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I actually found this book quite interesting. There are a lot of things to like about Simon Winchester's "Atlantic." First off, the structure of the book is quite creative. Winchester has adapted the "All the world's a stage" speech from Shakespeare's "As You Like It." Each of Shakespeare's seven stages of a man's life, from infant until second childishness, is used to examine the stages in the life of the ocean. We see the ocean born and eventually die, just as a man does. And we see all its stages in between, as man discovers, explores, interprets, uses and then misuses this grand ocean we call the Atlantic.

Second, Winchester's ocean really is "a vast ocean of a million stories," and most of them are fascinating. While I enjoyed the historical chapters, more than the geological ones, Winchester has put together a book that covers nearly every aspect of interest. I was amazed to see that so much of our modern world today has grown and developed in and around the Atlantic Ocean. I did not know, for example, the "hidden story" of the eventual creation of the State of Israel. The Royal Navy's need for acetone led Chaim Weizmann, who had developed a special technique to create the substance, to come into favour with such figures as the future Prime Minister David Lloyd George and his foreign secretary Arthur Balfour. The rest of course is history and we all know how important the Balfour Declaration was in Israel's eventual independence. But "Atlantic" is filled with such stories.

Third, Winchester is just a great writer and knowledgeable on a wide variety of subjects. I was endlessly amazed at all the things he's done and the places he's been. He can turn what one might think a very dull matter into a truly exciting read (for example hisThe Meaning of Everything: The Story of the Oxford English DictionaryWho would think a dictionary could be so interesting?)

Fourth, I liked that he tried to be objective in his coverage of climate change and other environmental issues, showing both sides of the matter. No matter where you stand politically on some of these questions, it is hard not to see that man is doing some damage to the ocean, although much of the change may be natural.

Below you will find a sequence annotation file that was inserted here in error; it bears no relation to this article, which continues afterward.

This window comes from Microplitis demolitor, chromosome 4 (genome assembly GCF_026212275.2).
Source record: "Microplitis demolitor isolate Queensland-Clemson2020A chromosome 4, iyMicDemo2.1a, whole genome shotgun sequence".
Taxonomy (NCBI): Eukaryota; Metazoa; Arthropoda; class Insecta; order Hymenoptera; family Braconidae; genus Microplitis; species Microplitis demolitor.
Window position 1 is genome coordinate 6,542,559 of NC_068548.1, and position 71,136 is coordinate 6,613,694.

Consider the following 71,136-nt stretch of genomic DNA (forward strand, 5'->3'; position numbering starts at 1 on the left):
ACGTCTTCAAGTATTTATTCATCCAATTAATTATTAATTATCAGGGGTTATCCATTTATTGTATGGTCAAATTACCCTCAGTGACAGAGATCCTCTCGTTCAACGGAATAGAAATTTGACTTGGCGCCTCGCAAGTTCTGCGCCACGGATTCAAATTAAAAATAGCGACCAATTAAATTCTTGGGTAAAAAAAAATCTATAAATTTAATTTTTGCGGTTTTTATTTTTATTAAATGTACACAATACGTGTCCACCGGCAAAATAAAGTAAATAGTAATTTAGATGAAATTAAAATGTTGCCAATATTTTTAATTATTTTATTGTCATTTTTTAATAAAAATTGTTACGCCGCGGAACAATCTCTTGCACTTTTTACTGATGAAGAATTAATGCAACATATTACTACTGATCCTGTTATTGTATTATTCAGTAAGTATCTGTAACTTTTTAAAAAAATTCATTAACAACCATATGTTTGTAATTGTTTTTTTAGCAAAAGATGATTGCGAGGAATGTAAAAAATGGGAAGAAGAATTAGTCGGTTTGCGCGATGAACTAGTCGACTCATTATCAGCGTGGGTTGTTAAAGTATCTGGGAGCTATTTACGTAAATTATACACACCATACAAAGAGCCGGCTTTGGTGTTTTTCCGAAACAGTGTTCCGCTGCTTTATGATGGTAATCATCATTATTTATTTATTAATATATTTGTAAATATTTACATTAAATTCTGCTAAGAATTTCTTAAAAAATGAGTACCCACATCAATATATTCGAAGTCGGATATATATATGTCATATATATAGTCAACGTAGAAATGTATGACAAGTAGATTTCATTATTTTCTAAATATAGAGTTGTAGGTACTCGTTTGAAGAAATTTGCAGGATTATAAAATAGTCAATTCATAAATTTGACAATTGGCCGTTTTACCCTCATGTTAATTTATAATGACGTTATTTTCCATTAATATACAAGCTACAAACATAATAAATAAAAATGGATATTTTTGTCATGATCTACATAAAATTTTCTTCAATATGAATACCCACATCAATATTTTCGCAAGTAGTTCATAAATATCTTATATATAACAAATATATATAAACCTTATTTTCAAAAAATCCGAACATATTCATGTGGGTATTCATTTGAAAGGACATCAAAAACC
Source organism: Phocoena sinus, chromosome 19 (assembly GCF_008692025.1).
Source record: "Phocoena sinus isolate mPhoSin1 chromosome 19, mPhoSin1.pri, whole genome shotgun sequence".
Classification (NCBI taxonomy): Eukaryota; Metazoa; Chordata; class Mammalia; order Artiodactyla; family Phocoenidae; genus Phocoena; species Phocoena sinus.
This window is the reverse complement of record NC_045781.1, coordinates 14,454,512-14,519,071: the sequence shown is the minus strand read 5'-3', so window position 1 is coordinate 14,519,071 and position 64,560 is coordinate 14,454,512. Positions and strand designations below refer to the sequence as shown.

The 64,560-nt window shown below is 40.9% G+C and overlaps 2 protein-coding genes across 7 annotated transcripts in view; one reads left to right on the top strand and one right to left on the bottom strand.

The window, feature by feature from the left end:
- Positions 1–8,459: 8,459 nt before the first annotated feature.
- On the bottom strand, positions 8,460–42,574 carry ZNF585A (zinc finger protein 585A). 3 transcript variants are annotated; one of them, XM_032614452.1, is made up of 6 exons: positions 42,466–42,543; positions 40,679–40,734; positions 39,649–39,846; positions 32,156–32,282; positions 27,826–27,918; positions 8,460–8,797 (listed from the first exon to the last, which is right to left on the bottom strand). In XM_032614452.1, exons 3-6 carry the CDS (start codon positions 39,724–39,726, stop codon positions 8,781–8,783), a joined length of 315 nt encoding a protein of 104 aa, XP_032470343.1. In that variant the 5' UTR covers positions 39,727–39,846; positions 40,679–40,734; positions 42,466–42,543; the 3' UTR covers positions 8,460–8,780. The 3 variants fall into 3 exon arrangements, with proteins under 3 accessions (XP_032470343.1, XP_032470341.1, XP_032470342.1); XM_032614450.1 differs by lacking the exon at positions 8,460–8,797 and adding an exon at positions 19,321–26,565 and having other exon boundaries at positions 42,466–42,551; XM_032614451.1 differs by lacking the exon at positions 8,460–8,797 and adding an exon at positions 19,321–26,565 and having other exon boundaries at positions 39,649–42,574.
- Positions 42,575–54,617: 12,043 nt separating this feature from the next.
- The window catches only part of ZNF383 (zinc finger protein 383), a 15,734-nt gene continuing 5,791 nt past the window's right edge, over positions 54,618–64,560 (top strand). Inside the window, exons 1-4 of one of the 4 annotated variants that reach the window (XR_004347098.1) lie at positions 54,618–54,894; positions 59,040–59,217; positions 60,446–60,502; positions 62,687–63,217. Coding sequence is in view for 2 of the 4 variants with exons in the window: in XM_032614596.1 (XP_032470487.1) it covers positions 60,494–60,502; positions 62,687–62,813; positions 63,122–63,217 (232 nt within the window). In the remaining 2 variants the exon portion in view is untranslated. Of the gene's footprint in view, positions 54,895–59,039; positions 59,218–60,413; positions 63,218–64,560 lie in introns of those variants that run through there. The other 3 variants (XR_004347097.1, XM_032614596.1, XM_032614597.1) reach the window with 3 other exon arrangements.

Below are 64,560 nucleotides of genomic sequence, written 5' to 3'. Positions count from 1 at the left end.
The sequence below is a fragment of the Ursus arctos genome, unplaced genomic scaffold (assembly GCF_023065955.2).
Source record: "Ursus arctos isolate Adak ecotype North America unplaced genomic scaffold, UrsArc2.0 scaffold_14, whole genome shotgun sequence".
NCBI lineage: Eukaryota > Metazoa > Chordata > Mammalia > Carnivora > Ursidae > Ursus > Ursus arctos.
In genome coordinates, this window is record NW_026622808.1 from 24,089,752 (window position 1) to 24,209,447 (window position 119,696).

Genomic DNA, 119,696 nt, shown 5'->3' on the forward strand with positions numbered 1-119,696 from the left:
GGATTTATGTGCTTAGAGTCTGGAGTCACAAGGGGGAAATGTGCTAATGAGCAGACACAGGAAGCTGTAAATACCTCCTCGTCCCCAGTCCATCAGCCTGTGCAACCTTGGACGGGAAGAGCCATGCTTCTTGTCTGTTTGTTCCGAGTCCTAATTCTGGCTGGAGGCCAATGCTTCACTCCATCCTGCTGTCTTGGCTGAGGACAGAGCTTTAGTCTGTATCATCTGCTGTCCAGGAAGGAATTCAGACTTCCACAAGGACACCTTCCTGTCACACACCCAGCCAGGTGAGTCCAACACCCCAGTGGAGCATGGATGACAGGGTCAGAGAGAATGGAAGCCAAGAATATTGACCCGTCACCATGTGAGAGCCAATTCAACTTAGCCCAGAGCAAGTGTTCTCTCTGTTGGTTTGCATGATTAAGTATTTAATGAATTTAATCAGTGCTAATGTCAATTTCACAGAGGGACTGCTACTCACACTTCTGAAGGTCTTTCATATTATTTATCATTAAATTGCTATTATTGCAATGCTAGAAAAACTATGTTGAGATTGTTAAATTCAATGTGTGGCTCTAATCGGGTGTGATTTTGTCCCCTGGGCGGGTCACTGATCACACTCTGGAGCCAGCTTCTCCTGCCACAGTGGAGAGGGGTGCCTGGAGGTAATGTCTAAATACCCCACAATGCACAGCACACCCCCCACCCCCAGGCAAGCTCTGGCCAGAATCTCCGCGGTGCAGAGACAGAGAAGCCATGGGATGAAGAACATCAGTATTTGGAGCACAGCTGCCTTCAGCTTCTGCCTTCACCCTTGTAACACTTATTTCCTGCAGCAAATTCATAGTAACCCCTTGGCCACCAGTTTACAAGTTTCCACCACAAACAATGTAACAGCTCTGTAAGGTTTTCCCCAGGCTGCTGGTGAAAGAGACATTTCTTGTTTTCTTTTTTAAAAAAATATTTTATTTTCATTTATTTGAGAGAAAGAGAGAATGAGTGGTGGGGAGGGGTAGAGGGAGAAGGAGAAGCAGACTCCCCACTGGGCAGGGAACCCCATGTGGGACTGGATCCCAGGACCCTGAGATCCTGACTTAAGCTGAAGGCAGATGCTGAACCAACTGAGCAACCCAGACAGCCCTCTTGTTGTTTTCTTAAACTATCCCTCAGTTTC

The one thing I noticed, however, was that the book could have used a better proofreader. Winchester is clearly an intellect, and so it was unfortunate that there were quite a few mistakes (additional words or spelling mistakes, for example) that took away from the polished finish.

All in all, however, I would definitely recommend this book.
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2 of 2 people found the following review helpful
4.0 out of 5 stars Epic Ocean, 30 May 2013
By 
Nico (Australia) - See all my reviews
What an interesting concept writing a book about the history of an Ocean? It works well because Simon Winchester is able to combine geomorphology and human history so well together and come up with an absolutely fascinating story. The time scales involved are just immense it's hard to imagine that once the Atlantic Ocean didn't exist and some time in the future will cease to exist again. From a human history perspective it is also fascinating. Clearly the Atlantic has been the most significant of all the worlds Ocean's since the industrial revolution, if not before. It deserves a wonderful accounts of it's life thus far. This book delivers that account. I would highly recommend it.
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2 of 2 people found the following review helpful
5.0 out of 5 stars Vastness, 19 April 2013
By 
K. Steele "word fanatic" (England) - See all my reviews
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Simon Winchester has taken the Atlantic ocean and its coast lines and drawn a picture of history across it. Imagine if you can, because I couldn't before I read it. From the beginning when ships first dared to sail far enough to discover the world was not flat. The action and importance of the ocean during the WWars, the life of the people through time living on the coasts of Africa and America and other small islands. If you're interested in history from another angle this is for you.
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5.0 out of 5 stars Enlightening, 13 Dec. 2011
Although some chapters are written better than others, none is less than highly readable and well informed. A subtle layer of humour pervades the work, intentionally I suspect, and for example the extraordinary hydrological institute in Monte Carlo may warrant the attention given to it more for its decadent charm than for its real contribution to oceanographic knowledge. The many footnotes are endlessly fascinating, and the main text often throws a new light on what might be familiar matters, for example quoting the original weather forecast for Hurricane Katrina, which predicted a storm even more cataclysmic than what eventuated.